Aired on Treasure Island OldiesJune 2005

The date: August 12, 1956. Comedian Phil Silvers hosts The Ed Sullivan Show, filling in for an ailing Ed Sullivan who is recuperating from a car accident. Much of the show is a tribute to the New York Yankees and their wives, many of whom appear live on the show.

During the telecast, one of the more prominent players on the Yankees is featured doing a duet with pop singer Teresa Brewer …


In 2002, The Ed Sullivan Show was ranked #15 in TV Guide’s 50 Greatest TV Shows of All Time. Originally called The Toast of the Town, it became a must-see show on CBS, spanning four decades from 1948 – 1971 and holding down the 8:00 – 9:00 pm time slot on Sunday nights.

A true variety show, it featured all types of entertainment from comedians to circus acts to popular recording artists. If you made it on the show, you were a somebody and it would enhance your career – just ask the Beatles who made their North American debut on this show on February 9, 1964, in front of an estimated 73 million viewers.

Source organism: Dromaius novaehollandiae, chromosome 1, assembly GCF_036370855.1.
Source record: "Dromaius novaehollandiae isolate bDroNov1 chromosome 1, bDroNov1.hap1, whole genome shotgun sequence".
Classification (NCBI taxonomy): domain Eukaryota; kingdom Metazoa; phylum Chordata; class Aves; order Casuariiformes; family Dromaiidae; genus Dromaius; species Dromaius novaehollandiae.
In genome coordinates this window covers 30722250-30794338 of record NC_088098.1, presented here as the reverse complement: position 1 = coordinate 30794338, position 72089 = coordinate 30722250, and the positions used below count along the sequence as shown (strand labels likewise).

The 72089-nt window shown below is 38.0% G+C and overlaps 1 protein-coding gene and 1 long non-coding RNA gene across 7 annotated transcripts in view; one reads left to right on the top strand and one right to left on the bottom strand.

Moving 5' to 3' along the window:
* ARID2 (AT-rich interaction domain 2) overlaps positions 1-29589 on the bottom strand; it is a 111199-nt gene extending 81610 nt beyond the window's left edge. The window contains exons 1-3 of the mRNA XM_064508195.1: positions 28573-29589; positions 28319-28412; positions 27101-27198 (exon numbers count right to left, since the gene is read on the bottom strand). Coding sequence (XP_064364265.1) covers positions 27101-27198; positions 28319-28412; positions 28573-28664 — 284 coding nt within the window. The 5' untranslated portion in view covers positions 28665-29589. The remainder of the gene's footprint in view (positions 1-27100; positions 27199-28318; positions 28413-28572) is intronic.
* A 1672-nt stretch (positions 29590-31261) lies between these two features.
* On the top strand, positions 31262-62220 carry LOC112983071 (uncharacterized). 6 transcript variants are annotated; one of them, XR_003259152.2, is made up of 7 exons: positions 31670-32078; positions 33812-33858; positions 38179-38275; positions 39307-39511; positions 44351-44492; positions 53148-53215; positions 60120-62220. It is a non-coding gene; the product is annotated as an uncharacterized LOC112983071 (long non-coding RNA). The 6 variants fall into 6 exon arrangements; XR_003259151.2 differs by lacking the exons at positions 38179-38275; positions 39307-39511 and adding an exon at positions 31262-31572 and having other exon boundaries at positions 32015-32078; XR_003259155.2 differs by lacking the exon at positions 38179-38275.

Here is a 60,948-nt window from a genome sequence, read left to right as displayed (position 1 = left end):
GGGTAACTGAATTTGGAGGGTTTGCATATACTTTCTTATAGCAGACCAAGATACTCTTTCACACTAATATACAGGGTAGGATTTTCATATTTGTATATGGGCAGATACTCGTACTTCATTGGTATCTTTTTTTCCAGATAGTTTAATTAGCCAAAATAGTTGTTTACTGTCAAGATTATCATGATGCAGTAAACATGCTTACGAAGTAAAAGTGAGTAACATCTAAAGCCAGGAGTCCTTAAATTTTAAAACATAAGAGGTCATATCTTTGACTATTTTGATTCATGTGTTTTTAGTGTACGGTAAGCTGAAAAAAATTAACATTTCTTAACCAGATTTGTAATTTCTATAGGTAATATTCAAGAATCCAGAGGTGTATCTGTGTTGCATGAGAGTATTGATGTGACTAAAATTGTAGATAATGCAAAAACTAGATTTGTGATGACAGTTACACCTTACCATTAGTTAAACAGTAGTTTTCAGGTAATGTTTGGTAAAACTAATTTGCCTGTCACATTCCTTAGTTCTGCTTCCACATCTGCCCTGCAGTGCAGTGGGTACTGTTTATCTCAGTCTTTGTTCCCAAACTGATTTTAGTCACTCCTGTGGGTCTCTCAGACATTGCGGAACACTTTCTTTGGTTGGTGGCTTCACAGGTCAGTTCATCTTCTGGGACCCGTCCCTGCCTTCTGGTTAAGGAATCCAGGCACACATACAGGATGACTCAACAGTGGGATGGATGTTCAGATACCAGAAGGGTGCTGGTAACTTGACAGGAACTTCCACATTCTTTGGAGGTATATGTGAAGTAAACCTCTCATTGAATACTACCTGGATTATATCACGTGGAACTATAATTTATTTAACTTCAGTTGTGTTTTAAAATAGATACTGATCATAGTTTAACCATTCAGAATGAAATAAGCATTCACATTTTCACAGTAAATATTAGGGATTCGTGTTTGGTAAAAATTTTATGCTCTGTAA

Prior to hosting his own show, Sullivan was a sportswriter in New York City. Throughout his TV career, he often honored or recognized sports celebrities who were sitting in the audience. How ironic that he was not able to host that August 1956 show.

At the time, Teresa Brewer was at the peak of her career with four Top 10 songs including two #1 hits (“Music! Music! Music! [1950] and “Till I Waltz With You Again” [1952]). Her duet that evening was a tribute tune that she had co-written that summer after attending a Yankee baseball game. She even convinced a Yankee ballplayer to participate in the recording of it. Today this single is one of the most collectible of all Brewer’s records.

That Yankee who was part of the onstage duet was Mickey Mantle, who probably would have preferred to be standing at the plate readying himself to hit a fastball rather than being part of this performance. But he endured, as Teresa Brewer paid tribute to him with her light-hearted novelty tune, “I Love Mickey.”

YouTube video of this song:

This “Moments In Time” story is yet another example of a “golden oldie” or forgotten favorite that earned its place in the evolution of Rock & Roll.

Epilogue: For you sports buffs, Mickey Mantle went on to have one of his best years in 1956, winning MVP honors and the Triple Crown of baseball by leading the league in batting average (.353), homeruns (52), and runs batted in (130). The Yankees would go on to win yet another World Series that year.